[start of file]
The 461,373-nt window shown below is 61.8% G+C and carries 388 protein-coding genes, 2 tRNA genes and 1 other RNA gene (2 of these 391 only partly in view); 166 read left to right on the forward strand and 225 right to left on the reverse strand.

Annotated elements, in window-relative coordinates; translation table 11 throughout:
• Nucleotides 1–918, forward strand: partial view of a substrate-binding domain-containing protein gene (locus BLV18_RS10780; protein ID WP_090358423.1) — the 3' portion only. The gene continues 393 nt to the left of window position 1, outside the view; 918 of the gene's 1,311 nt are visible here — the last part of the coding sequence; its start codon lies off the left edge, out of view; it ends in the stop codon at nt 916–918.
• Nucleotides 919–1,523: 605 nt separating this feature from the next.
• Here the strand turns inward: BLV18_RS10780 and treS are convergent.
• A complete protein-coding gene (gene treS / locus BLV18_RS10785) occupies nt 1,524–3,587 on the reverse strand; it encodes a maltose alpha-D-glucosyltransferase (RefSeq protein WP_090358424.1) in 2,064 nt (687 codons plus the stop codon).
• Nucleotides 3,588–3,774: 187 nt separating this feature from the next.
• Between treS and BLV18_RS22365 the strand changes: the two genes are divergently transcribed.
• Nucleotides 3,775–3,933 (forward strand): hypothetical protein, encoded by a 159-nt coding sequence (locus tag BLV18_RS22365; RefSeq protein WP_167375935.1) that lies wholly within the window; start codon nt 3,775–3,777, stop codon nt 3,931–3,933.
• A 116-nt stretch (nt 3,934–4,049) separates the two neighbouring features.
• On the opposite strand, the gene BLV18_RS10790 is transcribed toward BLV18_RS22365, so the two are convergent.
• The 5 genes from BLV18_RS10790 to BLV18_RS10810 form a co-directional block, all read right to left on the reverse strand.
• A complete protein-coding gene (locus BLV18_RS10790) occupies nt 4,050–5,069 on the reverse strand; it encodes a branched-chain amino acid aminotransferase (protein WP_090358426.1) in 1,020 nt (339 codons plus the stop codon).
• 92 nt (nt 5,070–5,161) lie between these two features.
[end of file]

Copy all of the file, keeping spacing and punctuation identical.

The 461,373-nt window shown below is 61.8% G+C and carries 388 protein-coding genes, 2 tRNA genes and 1 other RNA gene (2 of these 391 only partly in view); 166 read left to right on the forward strand and 225 right to left on the reverse strand.

Annotated elements, in window-relative coordinates; translation table 11 throughout:
• Nucleotides 1–918, forward strand: partial view of a substrate-binding domain-containing protein gene (locus BLV18_RS10780; protein ID WP_090358423.1) — the 3' portion only. The gene continues 393 nt to the left of window position 1, outside the view; 918 of the gene's 1,311 nt are visible here — the last part of the coding sequence; its start codon lies off the left edge, out of view; it ends in the stop codon at nt 916–918.
• Nucleotides 919–1,523: 605 nt separating this feature from the next.
• Here the strand turns inward: BLV18_RS10780 and treS are convergent.
• A complete protein-coding gene (gene treS / locus BLV18_RS10785) occupies nt 1,524–3,587 on the reverse strand; it encodes a maltose alpha-D-glucosyltransferase (RefSeq protein WP_090358424.1) in 2,064 nt (687 codons plus the stop codon).
• Nucleotides 3,588–3,774: 187 nt separating this feature from the next.
• Between treS and BLV18_RS22365 the strand changes: the two genes are divergently transcribed.
• Nucleotides 3,775–3,933 (forward strand): hypothetical protein, encoded by a 159-nt coding sequence (locus tag BLV18_RS22365; RefSeq protein WP_167375935.1) that lies wholly within the window; start codon nt 3,775–3,777, stop codon nt 3,931–3,933.
• A 116-nt stretch (nt 3,934–4,049) separates the two neighbouring features.
• On the opposite strand, the gene BLV18_RS10790 is transcribed toward BLV18_RS22365, so the two are convergent.
• The 5 genes from BLV18_RS10790 to BLV18_RS10810 form a co-directional block, all read right to left on the reverse strand.
• A complete protein-coding gene (locus BLV18_RS10790) occupies nt 4,050–5,069 on the reverse strand; it encodes a branched-chain amino acid aminotransferase (protein WP_090358426.1) in 1,020 nt (339 codons plus the stop codon).
• 92 nt (nt 5,070–5,161) lie between these two features.